Advancing Diversity at LifeSci Advisors

Since we announced our comprehensive action plan to advance gender diversity in the life sciences industry in April of 2016, we have been working hard to make our plan a reality. We have partnered with pioneering organizations Women In Bio and Girls Inc. of New York City to provide mentorship and advancement programs for women and girls in the STEM (science, technology, engineering, and math) fields, started our own board diversity initiative, created the LifeSci Advisory Board on Gender Diversity, doubled our internal female workforce and taken additional steps to become change agents in increasing gender diversity in the life sciences industry. We want you to use this website as a resource for learning more about the gender diversity gap in our industry, connecting with fantastic organizations that are addressing and finding creative solutions to this issue, staying up-to-date on LifeSci Advisors’ progress with our own initiatives, and learning about ways you get help and get involved.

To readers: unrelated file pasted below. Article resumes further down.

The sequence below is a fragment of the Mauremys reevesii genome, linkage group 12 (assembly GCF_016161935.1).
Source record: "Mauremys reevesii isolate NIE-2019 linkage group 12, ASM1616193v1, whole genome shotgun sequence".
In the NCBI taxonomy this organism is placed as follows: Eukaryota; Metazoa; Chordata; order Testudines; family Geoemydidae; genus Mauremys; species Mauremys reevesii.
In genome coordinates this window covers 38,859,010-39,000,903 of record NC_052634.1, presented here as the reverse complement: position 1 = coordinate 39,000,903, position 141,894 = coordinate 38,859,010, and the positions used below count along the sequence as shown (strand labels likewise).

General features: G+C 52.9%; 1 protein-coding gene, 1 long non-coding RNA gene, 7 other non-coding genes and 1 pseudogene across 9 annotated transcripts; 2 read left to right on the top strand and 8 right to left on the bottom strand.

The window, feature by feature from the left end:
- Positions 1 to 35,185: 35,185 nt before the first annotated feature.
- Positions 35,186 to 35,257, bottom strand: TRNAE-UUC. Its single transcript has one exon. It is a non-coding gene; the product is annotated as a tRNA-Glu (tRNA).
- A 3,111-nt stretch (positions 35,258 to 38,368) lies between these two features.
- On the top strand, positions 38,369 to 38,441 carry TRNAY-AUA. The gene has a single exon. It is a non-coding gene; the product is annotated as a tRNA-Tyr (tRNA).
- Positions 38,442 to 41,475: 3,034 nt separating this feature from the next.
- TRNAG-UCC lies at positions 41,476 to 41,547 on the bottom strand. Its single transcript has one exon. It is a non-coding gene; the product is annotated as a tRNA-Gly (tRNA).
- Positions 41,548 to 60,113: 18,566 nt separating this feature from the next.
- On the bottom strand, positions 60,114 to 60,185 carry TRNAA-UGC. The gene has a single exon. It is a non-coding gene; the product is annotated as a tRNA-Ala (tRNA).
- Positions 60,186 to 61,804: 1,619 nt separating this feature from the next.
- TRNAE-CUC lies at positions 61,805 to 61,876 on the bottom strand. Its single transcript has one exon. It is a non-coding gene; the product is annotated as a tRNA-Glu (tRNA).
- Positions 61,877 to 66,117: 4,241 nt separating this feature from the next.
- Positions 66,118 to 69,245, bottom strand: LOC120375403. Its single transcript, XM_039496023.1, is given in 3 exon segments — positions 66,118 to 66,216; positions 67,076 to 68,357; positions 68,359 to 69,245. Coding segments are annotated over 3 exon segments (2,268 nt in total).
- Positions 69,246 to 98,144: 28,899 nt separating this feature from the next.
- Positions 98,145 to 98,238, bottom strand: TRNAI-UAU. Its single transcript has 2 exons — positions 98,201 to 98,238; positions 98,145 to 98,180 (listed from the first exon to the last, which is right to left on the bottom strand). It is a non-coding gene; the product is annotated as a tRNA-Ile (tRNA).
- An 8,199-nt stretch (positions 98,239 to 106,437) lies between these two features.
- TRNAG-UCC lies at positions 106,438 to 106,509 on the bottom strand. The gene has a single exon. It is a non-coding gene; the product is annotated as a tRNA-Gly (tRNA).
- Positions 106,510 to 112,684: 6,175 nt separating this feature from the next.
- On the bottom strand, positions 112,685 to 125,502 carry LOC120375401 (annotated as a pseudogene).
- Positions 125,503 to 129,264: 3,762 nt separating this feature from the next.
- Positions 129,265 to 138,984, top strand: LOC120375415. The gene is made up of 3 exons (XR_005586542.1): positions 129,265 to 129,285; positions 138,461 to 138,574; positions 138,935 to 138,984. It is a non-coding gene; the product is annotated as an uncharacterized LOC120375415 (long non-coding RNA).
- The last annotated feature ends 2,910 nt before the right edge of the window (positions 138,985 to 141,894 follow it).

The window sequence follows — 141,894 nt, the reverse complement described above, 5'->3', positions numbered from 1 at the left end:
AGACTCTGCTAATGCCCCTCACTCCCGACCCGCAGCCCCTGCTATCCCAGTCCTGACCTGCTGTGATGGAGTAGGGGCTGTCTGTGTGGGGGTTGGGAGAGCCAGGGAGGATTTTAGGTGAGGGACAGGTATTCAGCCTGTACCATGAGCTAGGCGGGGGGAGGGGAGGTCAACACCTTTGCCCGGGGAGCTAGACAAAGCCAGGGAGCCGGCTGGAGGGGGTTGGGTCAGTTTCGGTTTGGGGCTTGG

At any time, you can email us with questions, inquiries, referrals, suggestions or feedback.


Stats and Sources:

Stocks of companies with at least one woman on the board outperformed stocks with no women on the board by 26% over the course of the last six years.

Source: “Gender Diversity and Corporate Performance”,
Credit Suisse Research Institute, August 2012

Women held 12% of the total Board seats among the 53 companies in the Life Science IPO Class of 2014 survey, compared to 19% of Board seats held by females among companies in the S&P 500 Index.

Source: Odgers Berndtson analyzed the Board Practices of 53 US-Based leaders in Life Sciences innovation; 2014 Catalyst Census: Women Board Directors.

“Public companies with women directors produce superior returns, manage risk better, and attract and retain more talent than companies that don’t have women on their boards.”

Source: Luis A. Aguilar, SEC Chairman “Women Board Members Lead to Better Returns, SEC’s Aguilar Says”, Bloomberg News, May 22, 2013

The findings were startlingly consistent: for companies ranking in the top quartile of executive-board diversity, ROEs were 53 percent higher, on average, than they were for those in the bottom quartile. At the same time, EBIT margins at the most diverse companies were 14 percent higher, on average, than those of the least diverse companies (exhibit). The results were similar across all but one of the countries we studied; an exception was ROE performance in France; but even there, EBIT was 50 percent higher for diverse companies.

Source: McKinsey Quarterly April 2012 “Is there a payoff from top team diversity?”